Love and Friendship


On Poetry, Our Daily Correspondent


Johannes Vermeer, Lady Writing a Letter with her Maid, oil on canvas, c. 1670-71

Do you remember Amish Friendship Bread? Basically, it’s like a chain letter, except you give people bags of gloppy, smelly starter, which they grow and mix with various strange ingredients, and distribute along with loaves of bread; the idea is you pass it along in perpetuity. It’s easy to find the recipe online. One—which attributes it to a “Mrs. Norma Condon of Los Angeles”—describes it thusly: “This is more than a recipe—it’s a way of thinking. In our hi-tech world almost everything comes prepackaged and designed for instant gratification. So where does a recipe that takes ten days to make fit in? Maybe it’s a touchstone to our past—to those days not so very long ago when everything we did took time and where a bread that took ten days to make was not as extraordinary as it seems today.” (Well, those days not very long ago when you made a bread with a box of instant vanilla pudding, anyway.)

Name notwithstanding, the bread apparently bears very little resemblance to anything made by the Pennsylvania Dutch. Wikipedia was good enough to address the issue, informing us that “according to Elizabeth Coblentz, a member of the Old Order Amish and the author of the syndicated column ‘The Amish Cook,’ true Amish friendship bread is ‘just sourdough bread that is passed around to the sick and needy.’”

As memory serves, I was neither particularly needy nor infirm the long-ago summer it came into my life, but, perhaps knowing that I liked to bake, a church friend of my grandmother’s brought me the Ziploc bag of starter, and I dutifully fed and stirred it every day before forcing sacks of it on three hapless neighbors, along with the obligatory mimeographed paper bearing the instructions and recipe. Not making it did not even occur to me: this was on the order of a sacred trust. And while the final product—which is somewhere between a gently-spiced snack and a dessert—may leave something to be desired, it’s true that making the friendship bread was a fun experience.

I think that was the last chain I ever continued. But then, in those early days of email, we all became reckless chain-breakers: there was simply no way to keep up with the letters and threats and benign pyramid schemes that filled our inboxes. And then you call their bluff soon enough you learn that no bad luck has befallen you. Or worse, that it has, and it’s too late. And after a certain point, they just stop coming. Maybe people can tell you don’t have the vocation to be a priestess of the chain flame, or whatever.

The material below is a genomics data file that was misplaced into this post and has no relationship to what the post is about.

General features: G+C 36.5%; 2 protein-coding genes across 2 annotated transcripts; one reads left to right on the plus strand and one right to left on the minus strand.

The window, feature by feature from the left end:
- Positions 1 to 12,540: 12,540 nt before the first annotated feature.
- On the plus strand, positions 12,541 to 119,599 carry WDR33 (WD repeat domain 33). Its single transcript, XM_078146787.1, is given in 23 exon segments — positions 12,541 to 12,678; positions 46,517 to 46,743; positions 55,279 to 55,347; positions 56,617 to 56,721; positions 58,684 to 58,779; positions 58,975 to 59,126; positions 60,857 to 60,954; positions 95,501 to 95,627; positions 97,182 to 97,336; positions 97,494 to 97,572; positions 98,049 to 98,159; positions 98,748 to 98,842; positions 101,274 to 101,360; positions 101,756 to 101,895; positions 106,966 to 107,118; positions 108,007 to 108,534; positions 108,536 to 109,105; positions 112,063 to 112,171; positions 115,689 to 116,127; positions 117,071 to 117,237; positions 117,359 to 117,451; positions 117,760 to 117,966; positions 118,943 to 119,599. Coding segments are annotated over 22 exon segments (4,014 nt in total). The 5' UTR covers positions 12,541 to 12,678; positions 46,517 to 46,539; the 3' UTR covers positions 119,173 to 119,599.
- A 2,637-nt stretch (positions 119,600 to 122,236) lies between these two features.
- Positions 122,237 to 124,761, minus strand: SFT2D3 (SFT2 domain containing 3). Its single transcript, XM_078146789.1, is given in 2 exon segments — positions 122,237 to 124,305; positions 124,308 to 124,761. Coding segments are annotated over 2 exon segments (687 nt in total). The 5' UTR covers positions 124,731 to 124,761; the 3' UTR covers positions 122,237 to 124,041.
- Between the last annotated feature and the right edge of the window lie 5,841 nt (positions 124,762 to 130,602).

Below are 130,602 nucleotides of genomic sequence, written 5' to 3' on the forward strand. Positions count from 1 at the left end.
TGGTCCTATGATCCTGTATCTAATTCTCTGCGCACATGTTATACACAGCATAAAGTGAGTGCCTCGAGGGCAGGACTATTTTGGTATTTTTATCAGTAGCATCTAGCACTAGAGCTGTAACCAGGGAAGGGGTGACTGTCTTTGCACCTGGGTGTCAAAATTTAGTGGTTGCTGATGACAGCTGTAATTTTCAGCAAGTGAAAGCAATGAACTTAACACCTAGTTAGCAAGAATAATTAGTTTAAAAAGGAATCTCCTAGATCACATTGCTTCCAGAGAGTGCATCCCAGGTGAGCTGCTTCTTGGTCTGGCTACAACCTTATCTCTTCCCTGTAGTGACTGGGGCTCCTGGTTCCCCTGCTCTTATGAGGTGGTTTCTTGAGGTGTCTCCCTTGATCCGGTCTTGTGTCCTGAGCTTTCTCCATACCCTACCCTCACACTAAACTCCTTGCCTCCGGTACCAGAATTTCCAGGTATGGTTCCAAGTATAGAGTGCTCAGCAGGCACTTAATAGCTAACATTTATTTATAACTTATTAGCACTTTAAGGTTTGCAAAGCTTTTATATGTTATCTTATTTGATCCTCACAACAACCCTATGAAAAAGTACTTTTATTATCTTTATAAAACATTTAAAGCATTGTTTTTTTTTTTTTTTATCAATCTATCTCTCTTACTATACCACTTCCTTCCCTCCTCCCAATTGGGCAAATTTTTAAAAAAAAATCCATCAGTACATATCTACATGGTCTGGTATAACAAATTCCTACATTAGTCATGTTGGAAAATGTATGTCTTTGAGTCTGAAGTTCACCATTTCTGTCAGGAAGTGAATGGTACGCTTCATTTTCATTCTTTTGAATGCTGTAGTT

So I was surprised, the other day, to receive an email about a poetry chain. Participants were encouraged to send along inspiring bits of favorite verse to the lead name on a list and forward the chain to an additional twenty friends. My initial reaction was skepticism; I didn’t want to spend the time doing it, or flood my friends’ inboxes. But there were things about the email I liked—that it was specifically a one-time thing, that we were encouraged to use a poem or quote we already had in mind. So I did just that: I sent along the Keats sonnet that has been buzzing around my head to the name on the list, and, feeling a bit like someone’s aunt, passed the email on to friends.

Then the replies started coming in, from names I recognized and those I didn’t. There was a quote from Calvino’s Invisible Cities, and the lyrics to “Sunny Side of the Street.” I opened my email before breakfast to find a Persian poem:

The vegetables would like to be cut
By someone who is singing God’s Name
How could Hafiz know
Such top secret information?
Once we were all tomatoes,
Potatoes, onions or

and next time I checked, a link to Built to Spill’s  “Fly Around My Pretty Little Miss.”

This was the shortest: “O little Purgatory, / the necessary expanse / between desire and duty!” (That’s Nicky Beer’s “Ode to the Perineum.”)

I was so inspired by this project that I began thinking fondly of that long-ago batch of Friendship Bread, even toying with the idea of reanimating the chain, maybe with a streamlined recipe. Delighted to see that no lesser an authority than Martha Stewart had provided a recipe, I clicked on the comments. “I very disappointed with Martha’s lack of understanding the recipe,” said one Mary. “She should have read and understood it before going on air. I thought it really made her look ‘silly.’ Also the Amish do not watch TV. The recipe does NOT even list the instant pudding so it is wrong also. What’s up with this? Martha can do better than this. She should do another show and do it correctly.” Bad luck.